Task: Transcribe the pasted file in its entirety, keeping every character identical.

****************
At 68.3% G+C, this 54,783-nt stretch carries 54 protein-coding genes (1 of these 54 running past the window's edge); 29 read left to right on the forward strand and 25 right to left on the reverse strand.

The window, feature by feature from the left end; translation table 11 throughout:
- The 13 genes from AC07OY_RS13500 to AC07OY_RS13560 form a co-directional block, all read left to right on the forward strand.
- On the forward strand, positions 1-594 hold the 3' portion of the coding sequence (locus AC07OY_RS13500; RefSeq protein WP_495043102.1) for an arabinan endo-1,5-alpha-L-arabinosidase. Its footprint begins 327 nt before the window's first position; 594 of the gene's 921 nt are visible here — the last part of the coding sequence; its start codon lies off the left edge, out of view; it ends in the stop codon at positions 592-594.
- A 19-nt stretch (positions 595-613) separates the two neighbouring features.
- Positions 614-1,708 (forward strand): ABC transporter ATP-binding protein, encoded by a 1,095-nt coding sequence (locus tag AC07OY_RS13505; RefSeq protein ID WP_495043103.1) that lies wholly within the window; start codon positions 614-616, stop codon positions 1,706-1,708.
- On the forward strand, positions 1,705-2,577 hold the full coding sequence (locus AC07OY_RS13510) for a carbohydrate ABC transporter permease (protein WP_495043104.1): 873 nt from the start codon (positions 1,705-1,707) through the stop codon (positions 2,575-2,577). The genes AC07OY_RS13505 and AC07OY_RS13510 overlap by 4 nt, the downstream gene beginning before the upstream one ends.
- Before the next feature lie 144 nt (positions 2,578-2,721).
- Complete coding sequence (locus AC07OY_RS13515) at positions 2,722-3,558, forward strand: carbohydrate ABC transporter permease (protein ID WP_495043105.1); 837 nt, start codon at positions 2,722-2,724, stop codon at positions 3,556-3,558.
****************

At 68.3% G+C, this 54,783-nt stretch carries 54 protein-coding genes (1 of these 54 running past the window's edge); 29 read left to right on the forward strand and 25 right to left on the reverse strand.

The window, feature by feature from the left end; translation table 11 throughout:
- The 13 genes from AC07OY_RS13500 to AC07OY_RS13560 form a co-directional block, all read left to right on the forward strand.
- On the forward strand, positions 1-594 hold the 3' portion of the coding sequence (locus AC07OY_RS13500; RefSeq protein WP_495043102.1) for an arabinan endo-1,5-alpha-L-arabinosidase. Its footprint begins 327 nt before the window's first position; 594 of the gene's 921 nt are visible here — the last part of the coding sequence; its start codon lies off the left edge, out of view; it ends in the stop codon at positions 592-594.
- A 19-nt stretch (positions 595-613) separates the two neighbouring features.
- Positions 614-1,708 (forward strand): ABC transporter ATP-binding protein, encoded by a 1,095-nt coding sequence (locus tag AC07OY_RS13505; RefSeq protein ID WP_495043103.1) that lies wholly within the window; start codon positions 614-616, stop codon positions 1,706-1,708.
- On the forward strand, positions 1,705-2,577 hold the full coding sequence (locus AC07OY_RS13510) for a carbohydrate ABC transporter permease (protein WP_495043104.1): 873 nt from the start codon (positions 1,705-1,707) through the stop codon (positions 2,575-2,577). The genes AC07OY_RS13505 and AC07OY_RS13510 overlap by 4 nt, the downstream gene beginning before the upstream one ends.
- Before the next feature lie 144 nt (positions 2,578-2,721).
- Complete coding sequence (locus AC07OY_RS13515) at positions 2,722-3,558, forward strand: carbohydrate ABC transporter permease (protein ID WP_495043105.1); 837 nt, start codon at positions 2,722-2,724, stop codon at positions 3,556-3,558.